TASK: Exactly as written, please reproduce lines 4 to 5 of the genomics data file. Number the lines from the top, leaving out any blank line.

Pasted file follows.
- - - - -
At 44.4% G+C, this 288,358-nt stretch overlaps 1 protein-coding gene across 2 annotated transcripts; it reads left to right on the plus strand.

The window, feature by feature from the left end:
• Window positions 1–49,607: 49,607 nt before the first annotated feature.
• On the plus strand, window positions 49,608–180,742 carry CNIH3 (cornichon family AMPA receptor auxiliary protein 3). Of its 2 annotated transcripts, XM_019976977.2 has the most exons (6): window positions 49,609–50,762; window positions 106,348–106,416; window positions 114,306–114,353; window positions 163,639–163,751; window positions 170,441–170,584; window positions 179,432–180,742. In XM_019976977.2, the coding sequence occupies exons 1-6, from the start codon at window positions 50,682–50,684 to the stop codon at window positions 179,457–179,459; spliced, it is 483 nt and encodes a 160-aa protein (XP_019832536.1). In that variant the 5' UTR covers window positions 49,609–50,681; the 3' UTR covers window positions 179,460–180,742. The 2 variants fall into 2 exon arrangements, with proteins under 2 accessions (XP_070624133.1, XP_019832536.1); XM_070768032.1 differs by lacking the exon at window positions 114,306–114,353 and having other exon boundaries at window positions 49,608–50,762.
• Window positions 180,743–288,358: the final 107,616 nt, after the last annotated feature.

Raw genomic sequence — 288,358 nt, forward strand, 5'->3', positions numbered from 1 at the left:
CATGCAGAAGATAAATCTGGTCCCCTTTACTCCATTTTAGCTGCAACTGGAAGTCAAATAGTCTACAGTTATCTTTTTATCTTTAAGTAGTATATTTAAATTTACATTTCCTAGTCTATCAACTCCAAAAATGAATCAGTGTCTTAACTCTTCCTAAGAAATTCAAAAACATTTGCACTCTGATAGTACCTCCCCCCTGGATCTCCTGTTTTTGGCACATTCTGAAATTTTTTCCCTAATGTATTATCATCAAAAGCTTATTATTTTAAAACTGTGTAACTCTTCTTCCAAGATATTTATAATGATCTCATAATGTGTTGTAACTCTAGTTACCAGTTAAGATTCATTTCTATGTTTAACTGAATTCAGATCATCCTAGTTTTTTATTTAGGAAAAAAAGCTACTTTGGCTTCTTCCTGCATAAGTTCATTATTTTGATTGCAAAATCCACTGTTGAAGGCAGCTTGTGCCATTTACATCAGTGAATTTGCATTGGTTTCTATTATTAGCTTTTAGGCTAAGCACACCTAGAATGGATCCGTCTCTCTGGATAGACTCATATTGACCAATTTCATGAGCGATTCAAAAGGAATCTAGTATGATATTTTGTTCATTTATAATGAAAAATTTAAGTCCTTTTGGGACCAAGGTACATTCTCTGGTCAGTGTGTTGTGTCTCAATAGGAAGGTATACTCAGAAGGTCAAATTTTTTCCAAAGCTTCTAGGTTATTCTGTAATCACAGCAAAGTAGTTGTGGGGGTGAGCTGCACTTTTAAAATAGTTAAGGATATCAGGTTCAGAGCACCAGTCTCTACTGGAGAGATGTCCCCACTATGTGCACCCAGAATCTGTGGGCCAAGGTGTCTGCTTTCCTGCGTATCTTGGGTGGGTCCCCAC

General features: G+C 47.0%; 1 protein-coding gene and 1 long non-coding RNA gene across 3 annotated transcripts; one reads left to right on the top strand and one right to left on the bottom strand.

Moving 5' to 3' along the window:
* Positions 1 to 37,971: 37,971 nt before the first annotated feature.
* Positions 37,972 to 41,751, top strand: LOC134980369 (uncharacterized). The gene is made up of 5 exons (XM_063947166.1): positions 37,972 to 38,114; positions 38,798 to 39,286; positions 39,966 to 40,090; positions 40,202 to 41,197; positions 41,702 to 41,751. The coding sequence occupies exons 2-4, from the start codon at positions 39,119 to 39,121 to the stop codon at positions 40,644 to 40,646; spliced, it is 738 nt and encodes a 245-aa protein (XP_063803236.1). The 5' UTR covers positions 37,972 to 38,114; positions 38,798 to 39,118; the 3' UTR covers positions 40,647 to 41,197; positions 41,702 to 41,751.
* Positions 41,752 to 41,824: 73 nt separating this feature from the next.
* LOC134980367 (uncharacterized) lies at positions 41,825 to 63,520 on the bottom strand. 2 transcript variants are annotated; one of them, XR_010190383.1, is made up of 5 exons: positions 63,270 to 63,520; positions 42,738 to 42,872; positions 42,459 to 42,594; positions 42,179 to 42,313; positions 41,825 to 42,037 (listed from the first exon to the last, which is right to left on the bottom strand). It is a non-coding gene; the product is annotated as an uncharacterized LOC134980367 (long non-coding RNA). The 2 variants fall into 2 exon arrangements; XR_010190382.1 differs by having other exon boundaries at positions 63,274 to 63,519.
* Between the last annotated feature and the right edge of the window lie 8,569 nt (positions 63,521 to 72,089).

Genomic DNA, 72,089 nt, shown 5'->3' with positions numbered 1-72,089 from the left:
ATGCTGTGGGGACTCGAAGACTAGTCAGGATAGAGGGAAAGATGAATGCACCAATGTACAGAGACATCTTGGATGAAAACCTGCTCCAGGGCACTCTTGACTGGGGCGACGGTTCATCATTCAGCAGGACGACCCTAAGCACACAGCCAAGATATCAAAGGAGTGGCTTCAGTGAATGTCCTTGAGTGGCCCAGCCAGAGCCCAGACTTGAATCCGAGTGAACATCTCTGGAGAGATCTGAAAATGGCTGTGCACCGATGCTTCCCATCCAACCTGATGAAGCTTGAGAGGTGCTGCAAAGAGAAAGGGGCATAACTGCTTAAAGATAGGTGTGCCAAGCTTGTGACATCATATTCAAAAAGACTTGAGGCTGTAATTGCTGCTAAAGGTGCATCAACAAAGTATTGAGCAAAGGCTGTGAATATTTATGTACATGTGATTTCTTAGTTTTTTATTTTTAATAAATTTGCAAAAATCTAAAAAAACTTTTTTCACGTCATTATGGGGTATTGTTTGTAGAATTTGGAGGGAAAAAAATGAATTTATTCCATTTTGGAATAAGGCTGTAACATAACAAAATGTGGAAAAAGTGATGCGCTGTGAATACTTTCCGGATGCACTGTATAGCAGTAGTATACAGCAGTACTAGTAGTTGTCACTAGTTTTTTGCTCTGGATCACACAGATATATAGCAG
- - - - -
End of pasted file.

• On the plus strand, window positions 49,608–180,742 carry CNIH3 (cornichon family AMPA receptor auxiliary protein 3). Of its 2 annotated transcripts, XM_019976977.2 has the most exons (6): window positions 49,609–50,762; window positions 106,348–106,416; window positions 114,306–114,353; window positions 163,639–163,751; window positions 170,441–170,584; window positions 179,432–180,742. In XM_019976977.2, the coding sequence occupies exons 1-6, from the start codon at window positions 50,682–50,684 to the stop codon at window positions 179,457–179,459; spliced, it is 483 nt and encodes a 160-aa protein (XP_019832536.1). In that variant the 5' UTR covers window positions 49,609–50,681; the 3' UTR covers window positions 179,460–180,742. The 2 variants fall into 2 exon arrangements, with proteins under 2 accessions (XP_070624133.1, XP_019832536.1); XM_070768032.1 differs by lacking the exon at window positions 114,306–114,353 and having other exon boundaries at window positions 49,608–50,762.
• Window positions 180,743–288,358: the final 107,616 nt, after the last annotated feature.